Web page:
I won't engage with the Keen-Joye debate today. Suffice to say that one of Keen's central arguments is that whenever house prices have looked vulnerable, government policy has applied the defibribulator and shocked them back into growth. First-home buyers' grants (or home vendors' grants, as Keen calls them) is one way to do this. Allowing high migration levels is another. And, of course, making room for the RBA to run loose monetary policy is another.
Today I want to focus on the only one of those options left -- migration -- as state and federal budgets just can't afford first-home buyer grant splurges, and rates are already at record lows. So should we 'open the migration spigot' as some housing market watchers have called it in the past? If you believe Glenn Stevens' equally jaw-boning remark that we'll have a shortage of workers, not jobs, in years ahead, the answer would be a resounding 'Yes!'
Well, I don't believe that statement is anything more than an attempt to talk up an economy in grave danger. If it were that simple, we could ramp up migration to fill all those lovely jobs, and house prices and their attendant wealth affect would keep rising. Consumer sentiment would rebound, businesses would invest and all our problems would be solved.
Current indicators, however, suggest a very different scenario. First, look at how net migration levels were ramped up under the Howard government, and how they continued at high levels through the Rudd/Gillard years (see chart below).
Some critics of that policy argued it was done for cynical reasons -- to pump up demand for the housing finance industry, and help the whole country go on a debt-fuelled consumption binge that extended right up to 2009 when serious domestic deleveraging began. While that cynical view may have motivated some politicians, senior sources working with the Treasury over those years have told me that both Coalition and Labor governments were "scared they'd run out of workers for the mining boom".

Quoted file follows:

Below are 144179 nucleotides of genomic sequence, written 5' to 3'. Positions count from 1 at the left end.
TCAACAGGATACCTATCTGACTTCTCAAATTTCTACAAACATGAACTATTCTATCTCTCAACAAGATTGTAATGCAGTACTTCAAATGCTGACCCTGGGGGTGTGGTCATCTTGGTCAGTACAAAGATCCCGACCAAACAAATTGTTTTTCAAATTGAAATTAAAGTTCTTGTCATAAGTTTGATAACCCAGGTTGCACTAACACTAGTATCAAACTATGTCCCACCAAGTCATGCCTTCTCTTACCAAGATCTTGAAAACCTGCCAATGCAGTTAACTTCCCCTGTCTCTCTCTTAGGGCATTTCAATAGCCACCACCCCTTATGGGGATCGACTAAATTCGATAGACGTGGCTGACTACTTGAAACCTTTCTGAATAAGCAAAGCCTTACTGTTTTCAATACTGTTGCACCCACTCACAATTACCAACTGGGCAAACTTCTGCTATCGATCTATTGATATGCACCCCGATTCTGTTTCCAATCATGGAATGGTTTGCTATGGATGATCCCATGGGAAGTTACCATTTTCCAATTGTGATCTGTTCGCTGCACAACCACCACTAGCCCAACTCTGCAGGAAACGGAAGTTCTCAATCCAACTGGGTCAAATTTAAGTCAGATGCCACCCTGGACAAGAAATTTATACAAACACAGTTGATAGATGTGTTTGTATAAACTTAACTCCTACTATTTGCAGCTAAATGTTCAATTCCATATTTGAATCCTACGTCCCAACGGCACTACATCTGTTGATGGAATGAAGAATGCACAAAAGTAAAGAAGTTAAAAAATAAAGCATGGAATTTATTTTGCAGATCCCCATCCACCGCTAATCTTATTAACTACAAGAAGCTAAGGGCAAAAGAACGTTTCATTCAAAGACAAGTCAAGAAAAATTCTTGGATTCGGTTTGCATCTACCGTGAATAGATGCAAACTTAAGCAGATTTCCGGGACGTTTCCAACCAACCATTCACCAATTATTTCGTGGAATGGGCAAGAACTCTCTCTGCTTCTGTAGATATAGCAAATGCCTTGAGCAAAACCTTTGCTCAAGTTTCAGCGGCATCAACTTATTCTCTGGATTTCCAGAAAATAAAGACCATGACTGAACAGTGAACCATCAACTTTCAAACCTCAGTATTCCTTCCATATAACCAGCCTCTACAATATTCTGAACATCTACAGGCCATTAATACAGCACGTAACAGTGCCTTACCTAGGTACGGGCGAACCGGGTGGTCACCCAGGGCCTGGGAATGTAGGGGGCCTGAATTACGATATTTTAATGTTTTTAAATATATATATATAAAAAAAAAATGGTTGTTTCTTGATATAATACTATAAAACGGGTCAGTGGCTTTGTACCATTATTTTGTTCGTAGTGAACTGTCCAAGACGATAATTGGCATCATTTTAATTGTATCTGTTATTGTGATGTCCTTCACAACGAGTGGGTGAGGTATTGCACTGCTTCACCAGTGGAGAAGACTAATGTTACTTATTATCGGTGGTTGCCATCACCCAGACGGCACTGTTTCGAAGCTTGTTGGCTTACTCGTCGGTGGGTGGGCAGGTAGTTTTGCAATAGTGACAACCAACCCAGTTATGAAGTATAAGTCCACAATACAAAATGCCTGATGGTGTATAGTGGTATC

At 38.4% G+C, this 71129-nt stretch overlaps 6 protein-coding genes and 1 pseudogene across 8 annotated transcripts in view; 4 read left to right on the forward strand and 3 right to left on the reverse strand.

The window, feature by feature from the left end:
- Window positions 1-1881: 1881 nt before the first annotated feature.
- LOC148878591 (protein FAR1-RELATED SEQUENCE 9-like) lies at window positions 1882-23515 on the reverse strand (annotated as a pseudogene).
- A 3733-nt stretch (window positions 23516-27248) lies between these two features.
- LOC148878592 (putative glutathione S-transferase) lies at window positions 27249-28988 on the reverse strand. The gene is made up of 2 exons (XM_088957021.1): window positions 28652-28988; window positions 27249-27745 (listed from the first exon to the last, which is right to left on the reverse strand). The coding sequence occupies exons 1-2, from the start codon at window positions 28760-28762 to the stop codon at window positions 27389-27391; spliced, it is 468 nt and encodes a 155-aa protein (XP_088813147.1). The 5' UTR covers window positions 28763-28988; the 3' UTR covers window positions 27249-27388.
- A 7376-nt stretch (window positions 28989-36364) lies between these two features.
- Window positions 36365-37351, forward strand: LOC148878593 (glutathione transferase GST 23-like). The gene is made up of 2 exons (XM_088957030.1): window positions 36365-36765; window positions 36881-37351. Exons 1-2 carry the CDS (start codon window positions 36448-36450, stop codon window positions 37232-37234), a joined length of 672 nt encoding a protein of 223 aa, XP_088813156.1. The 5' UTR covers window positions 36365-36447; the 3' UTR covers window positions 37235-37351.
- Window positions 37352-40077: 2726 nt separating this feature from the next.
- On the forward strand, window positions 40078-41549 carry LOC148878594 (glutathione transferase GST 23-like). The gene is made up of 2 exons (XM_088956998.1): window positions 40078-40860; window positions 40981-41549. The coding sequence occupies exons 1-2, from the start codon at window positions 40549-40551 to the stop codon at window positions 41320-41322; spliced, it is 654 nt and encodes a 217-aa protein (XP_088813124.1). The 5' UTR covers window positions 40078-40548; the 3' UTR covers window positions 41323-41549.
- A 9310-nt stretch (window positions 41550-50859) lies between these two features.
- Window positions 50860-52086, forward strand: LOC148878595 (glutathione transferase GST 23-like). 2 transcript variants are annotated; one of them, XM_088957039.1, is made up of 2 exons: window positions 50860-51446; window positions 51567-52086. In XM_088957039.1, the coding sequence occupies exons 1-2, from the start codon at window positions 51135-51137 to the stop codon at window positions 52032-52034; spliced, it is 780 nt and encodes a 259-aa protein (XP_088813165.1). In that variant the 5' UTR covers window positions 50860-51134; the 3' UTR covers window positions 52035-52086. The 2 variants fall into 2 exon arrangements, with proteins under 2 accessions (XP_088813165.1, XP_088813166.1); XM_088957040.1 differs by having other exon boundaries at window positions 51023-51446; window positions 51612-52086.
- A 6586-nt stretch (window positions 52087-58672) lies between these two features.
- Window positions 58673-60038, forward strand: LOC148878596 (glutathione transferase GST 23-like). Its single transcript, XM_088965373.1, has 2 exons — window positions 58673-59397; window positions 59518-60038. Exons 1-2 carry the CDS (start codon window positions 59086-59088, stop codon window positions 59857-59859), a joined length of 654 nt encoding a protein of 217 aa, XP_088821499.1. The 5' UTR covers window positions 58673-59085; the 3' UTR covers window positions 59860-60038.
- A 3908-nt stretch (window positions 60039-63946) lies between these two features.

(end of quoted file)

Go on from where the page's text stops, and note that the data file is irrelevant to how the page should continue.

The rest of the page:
History shows that side of the policy worked. We did not run out of workers, inflation was contained and if we all got drunk on debt-funded consumption, that was a by-product of the shift to higher migration, not its raison d'être. The question that will be bugging Hockey when he returns from Washington is: "Can Glenn Stevens possibly be right -- that we'll run out of workers, not jobs?"
The evidence is stark and unsettling. While commentators gleefully received Thursday's labour force data as a 'sudden fall' in unemployment, the truth is that it was nothing of the kind -- as Business Spectator's Callum Pickering explained.
For some time I have been tracking 'total hours worked' as a proxy for the shift from full-time employment, to part-time and the therefore 'under-employment'. What I did not do the last time I looked at the hours-worked data (Does WA care about Shorten's jobs crisis?) was correct it for the continuing levels of population growth.
In the chart below, the final two points of 'estimated resident population' (ERP) have been extrapolated, as the ABS has not released its figures yet. However, ERP has grown in an almost perfectly linear way over the past years, so this is a pretty safe assumption.
Up until the GFC, total hours worked per resident was climbing towards 73 hours per month. It dipped and rose after the Lehman Brothers credit crunch, but since late 2011 it can be seen to be tracking down to around 69 hours at present.
If Hockey is successful in his incredibly delicate balancing act, he will hope that migration can be allowed to continue at high levels, construction and finance work will spark wider consumer confidence, wary businesses will begin to invest, and the number of hours worked per Australian will begin to rise. If that is coupled with the kind of productivity growth Parkinson dreams of, then we might come through this hazardous phase for the economy without those plates falling.
But that's a lot of 'ifs'.
Hockey needs rates to rise, and rates to stay low. He needs more people coming into the country, and fewer people arriving to compete for scarce jobs. He needs to spend to keep public-funded demand high, and stop spending to bring the budget back into balance. He need soaring house prices to boost confidence, and moderating or falling house prices to prevent a dangerous credit bubble.
Keep spinning the plates Treasurer. I can say without a hint of irony or schadenfreude that I hope you can pull off this most spectacular of tricks.